Dogwood (Cornus spp.)-Collar Rot


Cause Phytophthora cactorum, a soilborne fungus-like microorganism. This organism can survive as a resting structure (chlamydospores and oospores), as hyphae in the roots of diseased plants and in crop debris. It is easily spread in contaminated potting media, disease cuttings and splashing or flowing water. Recycled irrigation water can also be a source. Generally it enters through trunk wounds but also can enter from infected roots. Saturated soils due to rain or overwatering favor the disease.

Symptoms As a result of the developing canker on the trunk near the soil or on the main roots, usually the first symptom is the lack of vigor and unthriftiness of the tree top. Leaves are small and light green. As the disease progresses, twigs and branches die. At first only one part or side of the tree may show symptoms; however, within 2 to 3 years, symptoms may be apparent over the entire tree.

In the canker at the base of the trunk, the inner bark, cambium, and sapwood are discolored. As the canker progresses, the affected area becomes sunken; the bark falls away, exposing the wood. The tree dies when the canker girdles the trunk or root crown.

Cultural control

  • Avoiding trunk wounds is the most important control.
  • Prevent overhead irrigation water from wetting trunks. Do not overwater on low water use (cloudy and/or cool) days.
  • Remove and destroy all infected plants and plant debris.
  • Surgery of small cankers is recommended in BC to prolong tree life. Remove diseased tissue in dry weather using a sharp knife. Leave wound exposed to air during the summer and do not cover with soil or mulch.

Chemical control Use fungicides as preventative treatments. The Group 4 and P7 fungicides used to manage Phytophthora do not kill this organism. They can only prevent establishment of the organism before it gets into the plant. They can also prevent continued growth if the organism is already inside the plant thereby delaying symptoms that might have developed. Once chemical activity has subsided with time, the organism can resume growth within infected plants. Rotate fungicides from different groups that have a different mode of action for resistance management.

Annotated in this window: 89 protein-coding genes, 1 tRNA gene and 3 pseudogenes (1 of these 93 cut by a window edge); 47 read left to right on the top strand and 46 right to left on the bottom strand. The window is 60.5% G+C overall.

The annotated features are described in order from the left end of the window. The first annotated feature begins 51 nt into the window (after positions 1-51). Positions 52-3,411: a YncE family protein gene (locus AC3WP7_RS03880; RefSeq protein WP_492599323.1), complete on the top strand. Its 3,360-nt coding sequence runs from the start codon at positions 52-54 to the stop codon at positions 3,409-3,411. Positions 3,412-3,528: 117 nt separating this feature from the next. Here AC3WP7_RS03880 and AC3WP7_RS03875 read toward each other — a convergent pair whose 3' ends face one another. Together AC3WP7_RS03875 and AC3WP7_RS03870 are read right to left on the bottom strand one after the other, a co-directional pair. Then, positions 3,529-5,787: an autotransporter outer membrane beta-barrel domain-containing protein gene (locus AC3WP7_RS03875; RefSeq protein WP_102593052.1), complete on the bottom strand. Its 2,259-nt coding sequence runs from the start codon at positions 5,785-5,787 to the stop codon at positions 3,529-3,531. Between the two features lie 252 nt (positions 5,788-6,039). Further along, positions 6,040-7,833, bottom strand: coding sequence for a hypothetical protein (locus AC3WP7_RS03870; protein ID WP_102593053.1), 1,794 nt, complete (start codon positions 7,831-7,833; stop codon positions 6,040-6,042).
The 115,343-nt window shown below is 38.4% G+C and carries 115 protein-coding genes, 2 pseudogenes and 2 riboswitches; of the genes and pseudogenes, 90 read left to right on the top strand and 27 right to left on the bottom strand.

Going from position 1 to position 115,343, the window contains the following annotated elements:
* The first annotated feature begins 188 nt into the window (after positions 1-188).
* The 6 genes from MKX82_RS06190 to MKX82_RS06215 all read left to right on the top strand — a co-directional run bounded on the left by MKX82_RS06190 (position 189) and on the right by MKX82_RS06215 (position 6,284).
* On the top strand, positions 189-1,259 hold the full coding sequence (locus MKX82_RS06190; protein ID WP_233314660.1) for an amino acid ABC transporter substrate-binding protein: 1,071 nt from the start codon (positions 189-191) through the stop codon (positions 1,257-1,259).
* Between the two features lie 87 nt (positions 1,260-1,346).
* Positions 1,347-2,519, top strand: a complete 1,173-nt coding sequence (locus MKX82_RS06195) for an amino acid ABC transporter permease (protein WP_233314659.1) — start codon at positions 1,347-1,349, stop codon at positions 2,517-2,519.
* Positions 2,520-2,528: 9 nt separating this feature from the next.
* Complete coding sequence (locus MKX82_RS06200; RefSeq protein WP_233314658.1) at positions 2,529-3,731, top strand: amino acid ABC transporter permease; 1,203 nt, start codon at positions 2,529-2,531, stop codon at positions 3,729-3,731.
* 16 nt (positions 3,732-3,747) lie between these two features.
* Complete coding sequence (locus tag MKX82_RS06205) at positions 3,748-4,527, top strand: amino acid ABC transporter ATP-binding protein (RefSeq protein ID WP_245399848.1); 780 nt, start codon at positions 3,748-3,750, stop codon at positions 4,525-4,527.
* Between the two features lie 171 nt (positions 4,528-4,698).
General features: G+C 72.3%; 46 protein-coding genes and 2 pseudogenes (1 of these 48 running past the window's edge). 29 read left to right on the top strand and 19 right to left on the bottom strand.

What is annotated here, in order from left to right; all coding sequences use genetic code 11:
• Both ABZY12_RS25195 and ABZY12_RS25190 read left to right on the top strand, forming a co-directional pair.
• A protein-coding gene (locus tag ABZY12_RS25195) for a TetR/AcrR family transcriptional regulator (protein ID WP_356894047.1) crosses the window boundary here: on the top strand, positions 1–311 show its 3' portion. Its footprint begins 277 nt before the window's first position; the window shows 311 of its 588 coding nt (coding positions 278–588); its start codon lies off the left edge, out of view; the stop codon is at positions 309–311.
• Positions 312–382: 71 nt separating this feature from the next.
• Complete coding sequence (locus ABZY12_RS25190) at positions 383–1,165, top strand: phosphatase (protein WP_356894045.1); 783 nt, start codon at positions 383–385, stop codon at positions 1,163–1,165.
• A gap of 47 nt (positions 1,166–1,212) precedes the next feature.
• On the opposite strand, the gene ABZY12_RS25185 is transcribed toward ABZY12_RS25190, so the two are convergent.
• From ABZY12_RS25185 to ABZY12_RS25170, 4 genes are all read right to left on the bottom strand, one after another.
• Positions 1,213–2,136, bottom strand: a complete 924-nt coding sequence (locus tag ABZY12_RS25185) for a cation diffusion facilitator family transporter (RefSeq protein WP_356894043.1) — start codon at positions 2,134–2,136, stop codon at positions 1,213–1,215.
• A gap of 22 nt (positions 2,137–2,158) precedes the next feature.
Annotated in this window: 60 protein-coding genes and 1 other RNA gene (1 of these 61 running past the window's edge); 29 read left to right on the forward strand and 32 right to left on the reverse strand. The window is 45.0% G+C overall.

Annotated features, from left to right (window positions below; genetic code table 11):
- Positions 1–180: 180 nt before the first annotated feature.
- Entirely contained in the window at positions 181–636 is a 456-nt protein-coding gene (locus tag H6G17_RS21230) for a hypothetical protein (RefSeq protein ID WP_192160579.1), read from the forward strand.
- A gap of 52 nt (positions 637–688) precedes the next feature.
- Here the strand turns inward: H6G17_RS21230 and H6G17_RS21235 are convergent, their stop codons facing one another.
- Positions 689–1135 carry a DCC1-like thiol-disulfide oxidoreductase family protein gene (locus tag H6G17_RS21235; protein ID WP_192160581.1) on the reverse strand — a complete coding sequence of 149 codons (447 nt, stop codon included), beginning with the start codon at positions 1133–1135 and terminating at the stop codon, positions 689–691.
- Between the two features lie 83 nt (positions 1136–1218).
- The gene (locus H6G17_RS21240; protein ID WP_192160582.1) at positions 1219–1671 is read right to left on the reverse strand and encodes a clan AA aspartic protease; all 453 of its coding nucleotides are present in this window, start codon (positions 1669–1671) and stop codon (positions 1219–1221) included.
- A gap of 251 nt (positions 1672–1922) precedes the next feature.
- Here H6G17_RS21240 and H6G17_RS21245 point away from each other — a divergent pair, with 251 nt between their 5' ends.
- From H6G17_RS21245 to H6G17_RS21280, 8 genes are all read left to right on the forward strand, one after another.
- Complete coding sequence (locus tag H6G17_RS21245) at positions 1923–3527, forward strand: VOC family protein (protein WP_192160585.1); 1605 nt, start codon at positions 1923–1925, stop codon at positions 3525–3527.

• Alude at 51 fl oz/74 fl oz water plus an organosilicone-based surfactant as a basal bark spray. Group P7 fungicide. 4-hr reentry.
  • Although not specifically registered for dogwood, according to IR-4 data, Aliette is safe on this crop. This product provides good control on many other crops. Do not use with adjuvants. Group P7 fungicide. 48-hr reentry.
  • ArborFos is registered for tree injections. The number of capsules used is based on tree size. Group P7 fungicide.
  • Empress at 2 to 6 fl oz/100 gal water. Group 11 fungicide. 12-hr reentry.
  • Fosphite at 1 to 2 quarts/100 gal water. Do not use copper products within 20 days of treatment and do not use spray adjuvants. Group P7 fungicide. 4-hr reentry.
  • Mefenoxam 2 AQ at 0.98 to 1.96 fl oz/100 gal water as a soil drench or at 1.23 to 2.45 fl oz/1,000 sq ft followed by at least 0.5 inch rain or irrigation. Group 4 fungicide. No restrictions on reentry when used as a soil drench or media incorporation.
  • MetaStar 2E at 1 to 4 fl oz/100 gal water as a drench. Group 4 fungicide. No restrictions on reentry when used as a soil drench or media incorporation.
  • Organocide Plant Doctor at 16 fl oz in 16 fl oz water plus 1 oz Pentra-Bark as a basal trunk spray. Also labeled for injection, see label for details. Can be used in landscape sites. Group P7 fungicide. H
  • Phospho-Jet at 1 to 2 quarts/100 gal water as a foliar spray. Group P7 fungicide. 4-hr reentry.
  • Segovis at 4.8 to 38.6 fl oz/100 gal water as a soil application. Group 49 fungicide. 4-hr reentry.
  • Stature SC at 6.12 to 12.25 fl oz/50 to 100 gal water. Use as a drench. Group 40 fungicide. 12-hr reentry.
  • Subdue MAXX at 1.25 to 2.5 fl oz/1,000 sq ft, irrigated in with 0.5 inch water within 24 hours. Group 4 fungicide. 48-hr reentry.

Reference Stuntz, D.E. and Seliskar, C.E. 1943. A stem canker of dogwood and madrona. Mycologia 35:307-221.